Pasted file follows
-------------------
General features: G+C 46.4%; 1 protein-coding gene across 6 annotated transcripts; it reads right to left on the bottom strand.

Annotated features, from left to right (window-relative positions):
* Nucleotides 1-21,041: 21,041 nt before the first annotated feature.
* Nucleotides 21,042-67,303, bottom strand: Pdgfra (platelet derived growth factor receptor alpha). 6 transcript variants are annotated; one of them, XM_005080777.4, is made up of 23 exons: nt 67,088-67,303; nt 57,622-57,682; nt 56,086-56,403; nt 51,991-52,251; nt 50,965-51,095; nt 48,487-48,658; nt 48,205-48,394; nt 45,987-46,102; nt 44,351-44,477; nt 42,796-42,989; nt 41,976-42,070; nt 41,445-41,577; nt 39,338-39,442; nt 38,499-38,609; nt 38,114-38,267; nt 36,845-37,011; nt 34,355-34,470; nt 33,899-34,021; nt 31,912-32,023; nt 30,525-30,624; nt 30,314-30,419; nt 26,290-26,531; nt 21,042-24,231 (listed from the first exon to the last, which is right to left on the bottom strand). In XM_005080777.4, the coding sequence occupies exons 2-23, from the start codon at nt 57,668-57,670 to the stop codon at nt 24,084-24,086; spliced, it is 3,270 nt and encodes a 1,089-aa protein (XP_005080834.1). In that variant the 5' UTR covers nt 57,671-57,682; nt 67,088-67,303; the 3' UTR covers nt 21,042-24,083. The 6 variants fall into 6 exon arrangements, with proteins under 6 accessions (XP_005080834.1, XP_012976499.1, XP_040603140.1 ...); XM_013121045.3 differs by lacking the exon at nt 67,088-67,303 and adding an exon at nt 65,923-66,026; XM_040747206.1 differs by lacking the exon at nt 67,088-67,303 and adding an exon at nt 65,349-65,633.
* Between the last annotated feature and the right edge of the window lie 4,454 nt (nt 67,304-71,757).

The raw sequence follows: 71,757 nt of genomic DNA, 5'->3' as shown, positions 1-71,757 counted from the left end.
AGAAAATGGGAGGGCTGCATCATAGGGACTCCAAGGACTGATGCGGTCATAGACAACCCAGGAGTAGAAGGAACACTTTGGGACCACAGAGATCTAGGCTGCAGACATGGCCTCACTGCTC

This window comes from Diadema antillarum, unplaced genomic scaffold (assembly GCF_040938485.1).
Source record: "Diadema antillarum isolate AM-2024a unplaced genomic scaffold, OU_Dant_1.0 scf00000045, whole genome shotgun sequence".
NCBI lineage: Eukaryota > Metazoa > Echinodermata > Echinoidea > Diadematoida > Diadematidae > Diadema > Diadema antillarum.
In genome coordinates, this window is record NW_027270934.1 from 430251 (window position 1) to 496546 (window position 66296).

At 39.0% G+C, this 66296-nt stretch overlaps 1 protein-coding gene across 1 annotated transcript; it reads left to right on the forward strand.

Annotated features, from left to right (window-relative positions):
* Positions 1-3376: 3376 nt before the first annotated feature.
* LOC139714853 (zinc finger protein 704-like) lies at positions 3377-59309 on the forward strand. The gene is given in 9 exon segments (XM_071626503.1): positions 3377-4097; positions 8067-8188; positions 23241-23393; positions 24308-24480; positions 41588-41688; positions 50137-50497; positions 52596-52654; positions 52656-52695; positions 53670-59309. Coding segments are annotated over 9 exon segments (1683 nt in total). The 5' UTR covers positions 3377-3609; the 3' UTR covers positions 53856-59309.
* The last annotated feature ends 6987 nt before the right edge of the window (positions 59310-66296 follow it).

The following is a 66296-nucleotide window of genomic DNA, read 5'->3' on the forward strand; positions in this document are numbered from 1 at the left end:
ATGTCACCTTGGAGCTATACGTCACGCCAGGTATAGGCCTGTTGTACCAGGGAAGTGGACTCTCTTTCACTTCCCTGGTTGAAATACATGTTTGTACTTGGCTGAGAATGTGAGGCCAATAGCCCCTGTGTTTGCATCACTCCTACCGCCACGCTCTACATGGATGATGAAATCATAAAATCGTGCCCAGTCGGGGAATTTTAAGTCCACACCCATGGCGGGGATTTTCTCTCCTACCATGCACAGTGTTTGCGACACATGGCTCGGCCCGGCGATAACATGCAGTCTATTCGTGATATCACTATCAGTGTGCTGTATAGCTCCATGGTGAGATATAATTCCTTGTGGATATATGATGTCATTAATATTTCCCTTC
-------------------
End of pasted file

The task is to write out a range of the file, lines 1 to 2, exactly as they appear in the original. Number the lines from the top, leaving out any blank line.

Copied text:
General features: G+C 46.4%; 1 protein-coding gene across 6 annotated transcripts; it reads right to left on the bottom strand.

Annotated features, from left to right (window-relative positions):